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Commands by kyle0r from sorted by
Terminal - Commands by kyle0r - 4 results
wget --input-file=~/donwloads.txt --user="$USER" --password="$(gpg2 --decrypt ~/.gnupg/passwd/http-auth.gpg 2>/dev/null)"
2012-12-13 00:14:55
User: kyle0r
Functions: wget
Tags: GPG password
1

In this example, where the users gpg keyring has a password, the user will be interactively prompted for the keyring password.

If the keyring has no password, same as above, sans the prompt. Suitable for cron jobs.

~/.gnupg/passwd/http-auth.gpg is the encrypted http auth password, for this particular wget use case.

This approach has many use cases.

example bash functions:

function http_auth_pass() { gpg2 --decrypt ~/.gnupg/passwd/http-auth.gpg 2>/dev/null; }

function decrypt_pass() { gpg2 --decrypt ~/.gnupg/passwd/"$1" 2>/dev/null; }

find . -name '*.rar' -execdir unrar e {} \;
2012-09-27 02:27:03
User: kyle0r
Functions: find
7

From the cwd, recursively find all rar files, extracting each rar into the directory where it was found, rather than cwd.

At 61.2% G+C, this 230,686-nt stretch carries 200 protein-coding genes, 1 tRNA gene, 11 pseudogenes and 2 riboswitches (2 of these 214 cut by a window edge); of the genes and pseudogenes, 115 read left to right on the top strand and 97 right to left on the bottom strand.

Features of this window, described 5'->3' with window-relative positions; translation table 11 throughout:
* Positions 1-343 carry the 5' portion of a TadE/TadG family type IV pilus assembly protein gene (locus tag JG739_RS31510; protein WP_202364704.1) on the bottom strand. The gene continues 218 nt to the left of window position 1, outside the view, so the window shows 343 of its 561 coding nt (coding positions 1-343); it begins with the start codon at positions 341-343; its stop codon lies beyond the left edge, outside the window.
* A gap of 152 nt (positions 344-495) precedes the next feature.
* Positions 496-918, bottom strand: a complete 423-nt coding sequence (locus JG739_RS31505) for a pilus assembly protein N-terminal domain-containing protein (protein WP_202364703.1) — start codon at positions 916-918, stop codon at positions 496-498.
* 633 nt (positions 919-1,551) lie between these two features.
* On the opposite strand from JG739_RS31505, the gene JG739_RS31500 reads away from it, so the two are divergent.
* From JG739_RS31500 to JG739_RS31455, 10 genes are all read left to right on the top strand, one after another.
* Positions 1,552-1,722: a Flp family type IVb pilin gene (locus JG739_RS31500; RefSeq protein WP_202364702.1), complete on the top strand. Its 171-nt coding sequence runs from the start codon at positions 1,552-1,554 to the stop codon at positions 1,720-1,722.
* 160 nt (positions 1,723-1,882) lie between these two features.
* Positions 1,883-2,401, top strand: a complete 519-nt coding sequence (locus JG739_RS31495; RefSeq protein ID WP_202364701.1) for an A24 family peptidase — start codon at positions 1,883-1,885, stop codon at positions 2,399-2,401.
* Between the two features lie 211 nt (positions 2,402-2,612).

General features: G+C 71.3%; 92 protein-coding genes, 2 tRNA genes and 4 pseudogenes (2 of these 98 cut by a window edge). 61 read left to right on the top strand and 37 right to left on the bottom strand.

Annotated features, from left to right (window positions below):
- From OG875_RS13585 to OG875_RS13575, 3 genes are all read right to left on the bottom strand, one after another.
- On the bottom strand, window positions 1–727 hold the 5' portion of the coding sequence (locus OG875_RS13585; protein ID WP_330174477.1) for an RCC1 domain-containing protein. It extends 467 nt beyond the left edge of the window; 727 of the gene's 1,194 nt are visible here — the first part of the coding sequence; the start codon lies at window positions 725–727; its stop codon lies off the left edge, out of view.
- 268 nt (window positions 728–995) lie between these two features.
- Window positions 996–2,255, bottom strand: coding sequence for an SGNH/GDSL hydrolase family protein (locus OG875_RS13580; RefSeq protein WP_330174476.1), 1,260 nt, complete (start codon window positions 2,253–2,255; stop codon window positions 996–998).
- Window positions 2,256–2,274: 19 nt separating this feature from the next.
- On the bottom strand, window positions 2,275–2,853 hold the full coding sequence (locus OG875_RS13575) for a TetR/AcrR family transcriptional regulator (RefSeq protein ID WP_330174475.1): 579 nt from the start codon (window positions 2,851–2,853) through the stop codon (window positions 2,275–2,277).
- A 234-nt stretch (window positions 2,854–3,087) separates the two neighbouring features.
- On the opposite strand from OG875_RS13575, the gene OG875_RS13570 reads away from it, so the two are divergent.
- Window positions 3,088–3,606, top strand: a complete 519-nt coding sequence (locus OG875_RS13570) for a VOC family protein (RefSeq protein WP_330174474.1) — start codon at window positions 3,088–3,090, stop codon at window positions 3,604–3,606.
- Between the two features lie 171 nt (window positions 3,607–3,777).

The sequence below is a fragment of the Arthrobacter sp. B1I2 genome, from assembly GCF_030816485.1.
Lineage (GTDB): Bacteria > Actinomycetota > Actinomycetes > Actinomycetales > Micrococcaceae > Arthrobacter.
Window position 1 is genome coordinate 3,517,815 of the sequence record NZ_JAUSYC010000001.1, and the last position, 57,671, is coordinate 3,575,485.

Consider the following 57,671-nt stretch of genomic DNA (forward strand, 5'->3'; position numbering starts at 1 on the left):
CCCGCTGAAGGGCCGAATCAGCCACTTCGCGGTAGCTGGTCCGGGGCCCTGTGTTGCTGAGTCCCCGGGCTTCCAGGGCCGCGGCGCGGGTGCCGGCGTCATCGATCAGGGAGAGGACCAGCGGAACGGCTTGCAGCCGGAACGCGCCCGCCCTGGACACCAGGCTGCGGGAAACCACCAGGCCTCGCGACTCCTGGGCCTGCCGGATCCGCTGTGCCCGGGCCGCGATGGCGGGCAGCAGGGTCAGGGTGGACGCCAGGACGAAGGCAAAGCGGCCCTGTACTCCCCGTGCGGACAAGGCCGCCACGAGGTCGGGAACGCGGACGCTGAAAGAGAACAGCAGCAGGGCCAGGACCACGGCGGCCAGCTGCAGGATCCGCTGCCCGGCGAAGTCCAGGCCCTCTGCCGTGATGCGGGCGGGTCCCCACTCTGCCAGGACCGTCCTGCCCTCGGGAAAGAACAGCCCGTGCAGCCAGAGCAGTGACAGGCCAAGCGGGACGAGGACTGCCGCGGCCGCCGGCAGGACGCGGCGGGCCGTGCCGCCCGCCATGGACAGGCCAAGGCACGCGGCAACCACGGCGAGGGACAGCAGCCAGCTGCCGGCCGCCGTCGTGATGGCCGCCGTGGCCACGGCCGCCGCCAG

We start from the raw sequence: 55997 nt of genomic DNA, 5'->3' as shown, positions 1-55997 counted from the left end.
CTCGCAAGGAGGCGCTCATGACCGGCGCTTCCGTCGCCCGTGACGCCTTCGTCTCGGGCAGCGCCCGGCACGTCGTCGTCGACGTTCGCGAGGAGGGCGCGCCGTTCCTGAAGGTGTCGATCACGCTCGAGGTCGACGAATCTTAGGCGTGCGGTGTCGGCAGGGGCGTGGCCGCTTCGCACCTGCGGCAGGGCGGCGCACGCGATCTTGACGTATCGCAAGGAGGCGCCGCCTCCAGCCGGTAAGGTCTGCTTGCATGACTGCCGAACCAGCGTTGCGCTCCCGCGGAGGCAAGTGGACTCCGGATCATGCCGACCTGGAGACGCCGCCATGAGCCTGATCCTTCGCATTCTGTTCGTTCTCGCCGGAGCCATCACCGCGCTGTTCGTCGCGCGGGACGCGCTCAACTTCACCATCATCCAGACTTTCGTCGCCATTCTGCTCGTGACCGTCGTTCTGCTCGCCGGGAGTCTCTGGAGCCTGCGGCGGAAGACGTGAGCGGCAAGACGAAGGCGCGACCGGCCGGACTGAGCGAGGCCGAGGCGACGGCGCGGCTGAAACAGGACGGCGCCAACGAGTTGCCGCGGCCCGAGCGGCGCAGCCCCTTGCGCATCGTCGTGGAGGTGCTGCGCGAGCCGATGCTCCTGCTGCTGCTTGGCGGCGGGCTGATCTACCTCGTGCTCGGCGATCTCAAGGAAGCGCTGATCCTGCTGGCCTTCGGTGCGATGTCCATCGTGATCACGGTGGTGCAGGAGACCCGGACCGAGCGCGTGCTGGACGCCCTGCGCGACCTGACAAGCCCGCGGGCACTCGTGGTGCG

A nice time saver if you've used wget or similar to mirror something, where each sub dir contains an rar archive.

Its likely this can be tuned to work with multi-part archives where all parts use ambiguous .rar extensions but I didn't test this. Perhaps unrar would handle this gracefully anyway?

find /some/path -type f -and -printf "%f\n" | egrep -io '\.[^.]*$' | sort | uniq -c | sort -rn
2012-04-02 19:25:35
User: kyle0r
Functions: egrep find sort uniq
Tags: uniq ls grep
0

the

find -printf "%f\n" prints just the file name from the given path. This means directory paths which contain extensions will not be considered.
find /some/path -type f -and -iregex '.*\.mp3$' -and -print0 | tr -d -c '\000' |wc -c
2012-03-31 21:57:33
User: kyle0r
Functions: find tr wc
1

In this example, the command will recursively find files (-type f) under /some/path, where the path ends in .mp3, case insensitive (-iregex).

It will then output a single line of output (-print0), with results terminated by a the null character (octal 000). Suitable for piping to xargs -0. This type of output avoids issues with garbage in paths, like unclosed quotes.

The tr command then strips away everything but the null chars, finally piping to wc -c, to get a character count.

I have found this very useful, to verify one is getting the right number of before you actually process the results through xargs or similar. Yes, one can issue the find without the -print0 and use wc -l, however if you want to be 1000% sure your find command is giving you the expected number of results, this is a simple way to check.

The approach can be made in to a function and then included in .bashrc or similar. e.g.

count_chars() { tr -d -c "$1" | wc -c; }

In this form it provides a versatile character counter of text streams :)